Bibliographische Angaben zur Publikation
Psychosocial issues in children and adolescents with HIV infection evaluated with a World Health Organization age-specific descriptor system
Giannattasio, Antonietta; Officioso, Annunziata; Continisio, Grazia Isabella; Griso, Giovanna; Storace, Cinzia; Coppini, Simonetta; Longhi, Daniela; Mango, Carmela; Guarino, Alfredo; Badolato, Raffaele; Pisacane, Alfredo
Department of Pediatrics, University Federico II, Naples, Italy
Journal of Developmental and Behavioral Pediatrics (JDBP), 2011, Volume 32, Issue 1, Seite 52-55, Hagerstown, Maryland: Lippincott Williams & Wilkins, ISSN: 0196-206X (Print); 1536-7312 (Online)
After active antiretroviral therapy, children with HIV
are clinically well, whereas psychosocial issues continue to influence their quality of life. The International Classification of Functioning, Disability and Health (ICF
) of the World Health Organization evaluates health status and environmental and social factors associated with health. We investigated the efficacy of the ICF
to describe the health status and needs of a cohort of children and adolescents with HIV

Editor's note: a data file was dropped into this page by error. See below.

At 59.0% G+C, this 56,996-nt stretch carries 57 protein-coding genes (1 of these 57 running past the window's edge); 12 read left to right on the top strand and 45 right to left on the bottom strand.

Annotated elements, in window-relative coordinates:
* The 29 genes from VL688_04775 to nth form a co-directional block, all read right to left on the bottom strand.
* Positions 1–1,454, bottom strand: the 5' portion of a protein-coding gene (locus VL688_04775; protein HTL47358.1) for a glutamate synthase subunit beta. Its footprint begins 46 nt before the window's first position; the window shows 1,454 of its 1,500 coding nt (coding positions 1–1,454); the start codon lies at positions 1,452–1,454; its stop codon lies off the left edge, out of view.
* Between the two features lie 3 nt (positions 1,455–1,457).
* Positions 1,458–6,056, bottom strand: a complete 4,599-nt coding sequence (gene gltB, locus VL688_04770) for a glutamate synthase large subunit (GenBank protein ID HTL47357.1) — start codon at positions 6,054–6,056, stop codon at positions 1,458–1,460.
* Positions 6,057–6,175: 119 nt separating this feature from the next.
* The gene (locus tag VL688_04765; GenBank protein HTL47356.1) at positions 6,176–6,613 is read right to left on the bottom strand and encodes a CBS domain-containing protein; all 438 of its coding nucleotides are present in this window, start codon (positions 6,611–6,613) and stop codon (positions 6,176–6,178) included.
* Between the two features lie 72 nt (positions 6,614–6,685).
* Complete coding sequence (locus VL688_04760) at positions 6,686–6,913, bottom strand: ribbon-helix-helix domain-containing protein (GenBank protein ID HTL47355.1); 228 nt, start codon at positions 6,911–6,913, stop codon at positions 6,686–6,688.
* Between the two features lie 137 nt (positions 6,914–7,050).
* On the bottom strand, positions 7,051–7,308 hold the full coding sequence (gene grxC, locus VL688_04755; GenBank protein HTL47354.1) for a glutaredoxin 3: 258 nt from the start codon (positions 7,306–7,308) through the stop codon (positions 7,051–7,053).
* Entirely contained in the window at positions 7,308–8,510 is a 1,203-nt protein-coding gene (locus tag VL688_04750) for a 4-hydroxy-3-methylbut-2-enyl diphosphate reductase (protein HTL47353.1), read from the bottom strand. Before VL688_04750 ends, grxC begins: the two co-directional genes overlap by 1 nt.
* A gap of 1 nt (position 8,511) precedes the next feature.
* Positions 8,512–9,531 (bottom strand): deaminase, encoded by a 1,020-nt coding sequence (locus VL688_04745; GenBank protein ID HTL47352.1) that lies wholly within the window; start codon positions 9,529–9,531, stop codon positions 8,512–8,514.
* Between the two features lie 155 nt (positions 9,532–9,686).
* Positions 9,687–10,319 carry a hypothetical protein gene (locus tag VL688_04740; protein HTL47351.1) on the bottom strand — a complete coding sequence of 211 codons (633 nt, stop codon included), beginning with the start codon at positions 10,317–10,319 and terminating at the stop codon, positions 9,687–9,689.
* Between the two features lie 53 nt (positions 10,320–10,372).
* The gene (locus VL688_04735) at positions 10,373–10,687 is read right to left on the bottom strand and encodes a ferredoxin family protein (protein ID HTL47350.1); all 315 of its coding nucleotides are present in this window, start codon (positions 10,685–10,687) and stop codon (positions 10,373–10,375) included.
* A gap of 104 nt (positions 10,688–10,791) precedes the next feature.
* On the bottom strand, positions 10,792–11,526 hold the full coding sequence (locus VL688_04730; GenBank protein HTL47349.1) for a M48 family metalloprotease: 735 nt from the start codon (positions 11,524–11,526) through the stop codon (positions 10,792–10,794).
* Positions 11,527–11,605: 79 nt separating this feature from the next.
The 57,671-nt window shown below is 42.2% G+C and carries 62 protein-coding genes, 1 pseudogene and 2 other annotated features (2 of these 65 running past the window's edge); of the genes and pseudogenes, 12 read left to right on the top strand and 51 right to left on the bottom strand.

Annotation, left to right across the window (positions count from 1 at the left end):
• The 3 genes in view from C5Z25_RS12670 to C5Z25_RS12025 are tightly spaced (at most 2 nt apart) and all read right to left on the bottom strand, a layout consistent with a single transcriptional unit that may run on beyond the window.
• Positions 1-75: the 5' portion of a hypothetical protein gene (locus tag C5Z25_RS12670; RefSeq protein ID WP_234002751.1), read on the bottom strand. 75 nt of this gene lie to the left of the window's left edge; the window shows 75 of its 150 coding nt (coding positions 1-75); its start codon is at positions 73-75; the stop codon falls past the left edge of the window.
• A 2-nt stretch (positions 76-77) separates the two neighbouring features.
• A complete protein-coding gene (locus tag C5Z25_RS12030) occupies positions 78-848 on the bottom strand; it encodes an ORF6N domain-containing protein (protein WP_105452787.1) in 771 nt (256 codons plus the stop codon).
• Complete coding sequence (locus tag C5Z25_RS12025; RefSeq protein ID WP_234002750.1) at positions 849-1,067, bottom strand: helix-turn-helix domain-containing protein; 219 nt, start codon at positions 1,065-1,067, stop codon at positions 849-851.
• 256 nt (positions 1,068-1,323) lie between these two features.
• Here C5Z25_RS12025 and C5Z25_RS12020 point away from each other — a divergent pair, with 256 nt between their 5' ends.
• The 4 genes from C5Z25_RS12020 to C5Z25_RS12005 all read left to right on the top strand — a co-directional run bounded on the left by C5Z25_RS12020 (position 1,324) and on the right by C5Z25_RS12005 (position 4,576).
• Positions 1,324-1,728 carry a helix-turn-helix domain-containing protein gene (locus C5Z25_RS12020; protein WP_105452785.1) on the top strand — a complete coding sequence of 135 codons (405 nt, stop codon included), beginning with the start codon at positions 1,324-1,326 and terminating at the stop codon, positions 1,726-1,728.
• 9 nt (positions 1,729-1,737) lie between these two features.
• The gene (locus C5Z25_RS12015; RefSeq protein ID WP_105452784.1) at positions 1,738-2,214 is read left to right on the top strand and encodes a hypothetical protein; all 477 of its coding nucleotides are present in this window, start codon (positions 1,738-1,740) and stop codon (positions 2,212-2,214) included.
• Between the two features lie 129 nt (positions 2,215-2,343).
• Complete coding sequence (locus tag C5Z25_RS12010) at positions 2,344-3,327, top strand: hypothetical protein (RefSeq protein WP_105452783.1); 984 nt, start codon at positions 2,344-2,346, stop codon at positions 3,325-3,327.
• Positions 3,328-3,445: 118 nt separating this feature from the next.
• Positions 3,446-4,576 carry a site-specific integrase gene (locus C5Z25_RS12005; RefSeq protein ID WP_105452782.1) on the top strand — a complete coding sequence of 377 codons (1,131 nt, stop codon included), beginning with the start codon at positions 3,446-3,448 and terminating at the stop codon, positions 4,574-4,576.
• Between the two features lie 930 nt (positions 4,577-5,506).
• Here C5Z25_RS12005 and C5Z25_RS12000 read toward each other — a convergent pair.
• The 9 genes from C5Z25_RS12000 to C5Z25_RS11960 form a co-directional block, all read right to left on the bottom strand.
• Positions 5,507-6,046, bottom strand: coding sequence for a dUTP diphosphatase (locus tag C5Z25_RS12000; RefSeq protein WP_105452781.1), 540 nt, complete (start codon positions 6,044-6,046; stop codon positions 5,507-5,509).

seen at a reference center for pediatric AIDS in Europe.
A quantitative analysis of structured interviews was performed. Caregivers of children and adolescents with HIV
infection in follow-up at 2 reference centers for pediatric AIDS were enrolled. Four major areas included in the ICF
instrument were investigated: impairments of body structures; impairments of body functions; environmental factors; and activity limitations and restrictions to social life.
Forty-one families of children with HIV
were enrolled. Body structures and functions were marginally impaired, whereas environmental factors and psychosocial issues had a relevant impact on quality of life. Most families considered environmental factors to be 'barriers'; these were poverty, unemployment, and single-parent family structure. Activity limitations and social restrictions were also reported in a few cases. Almost all parents reported problems in disclosing their child's HIV
status because of the fear of social stigma.
Psychosocial issues are part of the well-being of children with HIV
. The ICF
is a standard tool to evaluate the clinical and psychosocial status of children and adolescents with HIV
infection and to measure the impact of therapeutic interventions and strategies on psychosocial functioning.
Informationen in der ICF:
Zeitschriftenbeitrag / Forschungsergebnis
Journal of Developmental and Behavioral Pediatrics - JDBP
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